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Album review: The Sluts - The Sluts

Album review: The Sluts - The Sluts

(Photo by Todd Zimmer)
 
LFK darlings The Sluts’ self-titled second album is just what the doctor ordered. Assuming, of course, that you’re in need of a dose of brash, fuzzy, garage rock, most potent when chased with a shot of bourbon and some cheap yard beers. And let’s face it, you probably are.
 
The Sluts’ eleven tracks—four of which (“Let Me Go,” “Loser,” “Green,” and “Linger”) were previously released on last year’s The Loser EP (here’s our review of that)—are for the most part quite one-dimensional. This isn’t a bad thing. Ryan Wise (guitar and vocals) and Kristoffer Dover (drums) are not trying to overthink their craft, but instead are content to give listeners fun, mostly up-tempo ball-busters, lasting under three minutes.
 
The songs are a unique blend of early grunge and edgy punk. Think of Mudhoney joining forces with The Stooges. Wise’s slightly whiny, reverb-laced vocals are nearly as distorted as his chunky, drop-tuned guitar, and Dover’s relentless sonic booming is filled with crash cymbals. The result is a much larger sound than one might expect from just a two-piece band, although I would be interested to hear the added depth that a bass guitar might bring.
 
Three songs showcase Wise and Dover at their best. The crunchy “Green” is reminiscent of Alice in Chains, both vocally and musically. Dover’s tom rolls give it a defined groove, and set it apart from many other tunes on the album. “Be With You” is a fast, driving love song with interesting rhythm variations and guitar like a machine gun. The highlight of The Sluts is “Linger,” which begins with a catchy surf-like guitar hook, and becomes a thrashing, angst-ridden anthem. The use of fuller chords and incessant drumming allows it to have as much breadth as two instruments are capable of providing.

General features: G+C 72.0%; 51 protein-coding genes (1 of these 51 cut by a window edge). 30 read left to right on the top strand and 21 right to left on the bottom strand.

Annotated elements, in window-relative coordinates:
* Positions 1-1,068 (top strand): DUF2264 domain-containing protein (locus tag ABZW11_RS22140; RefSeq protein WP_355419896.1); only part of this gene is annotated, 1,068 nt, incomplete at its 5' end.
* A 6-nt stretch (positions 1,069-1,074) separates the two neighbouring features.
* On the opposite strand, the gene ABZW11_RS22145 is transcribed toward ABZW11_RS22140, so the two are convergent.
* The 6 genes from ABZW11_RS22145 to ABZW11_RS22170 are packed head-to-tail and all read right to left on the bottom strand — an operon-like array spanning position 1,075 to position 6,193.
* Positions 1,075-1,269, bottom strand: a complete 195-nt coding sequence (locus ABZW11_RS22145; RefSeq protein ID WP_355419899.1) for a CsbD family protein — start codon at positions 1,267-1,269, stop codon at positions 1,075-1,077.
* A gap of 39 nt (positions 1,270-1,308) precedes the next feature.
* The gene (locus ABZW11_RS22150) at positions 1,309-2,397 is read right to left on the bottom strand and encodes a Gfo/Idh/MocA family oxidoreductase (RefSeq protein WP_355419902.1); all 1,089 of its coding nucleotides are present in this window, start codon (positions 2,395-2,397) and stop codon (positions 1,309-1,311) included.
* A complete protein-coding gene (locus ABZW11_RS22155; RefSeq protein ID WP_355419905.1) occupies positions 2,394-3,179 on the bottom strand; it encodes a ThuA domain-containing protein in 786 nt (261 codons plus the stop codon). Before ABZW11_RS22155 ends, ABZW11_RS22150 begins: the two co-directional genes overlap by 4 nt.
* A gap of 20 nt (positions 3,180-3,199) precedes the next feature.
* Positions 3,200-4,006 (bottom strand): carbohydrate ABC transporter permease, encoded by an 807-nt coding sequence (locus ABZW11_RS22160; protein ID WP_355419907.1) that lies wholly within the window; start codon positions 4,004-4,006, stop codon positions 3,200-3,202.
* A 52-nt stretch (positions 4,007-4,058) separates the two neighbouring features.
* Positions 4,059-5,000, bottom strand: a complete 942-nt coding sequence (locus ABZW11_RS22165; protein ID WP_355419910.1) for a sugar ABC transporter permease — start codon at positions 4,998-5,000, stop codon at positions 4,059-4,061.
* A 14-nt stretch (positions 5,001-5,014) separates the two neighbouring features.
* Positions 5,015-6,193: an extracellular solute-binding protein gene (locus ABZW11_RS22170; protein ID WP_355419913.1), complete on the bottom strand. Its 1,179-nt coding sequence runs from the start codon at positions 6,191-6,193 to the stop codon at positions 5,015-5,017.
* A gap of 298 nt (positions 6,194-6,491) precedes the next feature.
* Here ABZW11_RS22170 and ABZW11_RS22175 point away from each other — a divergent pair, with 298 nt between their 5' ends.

The album’s final track, “Simple Song,” is the only truly slow song of the bunch. At first it seems a bit out of place among the other ten turbulent tunes. However, there is a good reason for it to be included. It informs the listener that the thrill ride has come to an end, and that it’s okay to take a deep breath and relax. It’s like a much-needed lullaby being sung to a rambunctious, yet exhausted, child.
 
If you’re in need of some background music for resting, studying or a candle-lit dinner, you should probably avoid this album. If you are leaving work on a Friday, and are ready to roll down the windows and get mentally prepared for the weekend, by all means crank it up. The Sluts isn’t high art or even hi-fi. It’s rock & roll, baby.
 
Catch The Sluts tonight at a free in-store performance at Mills Record Company! Show starts at 7:00 pm.
 
--Brad Scott
Brad loves music, Boulevard beer, and his family. Not necessarily in that order.
 

 

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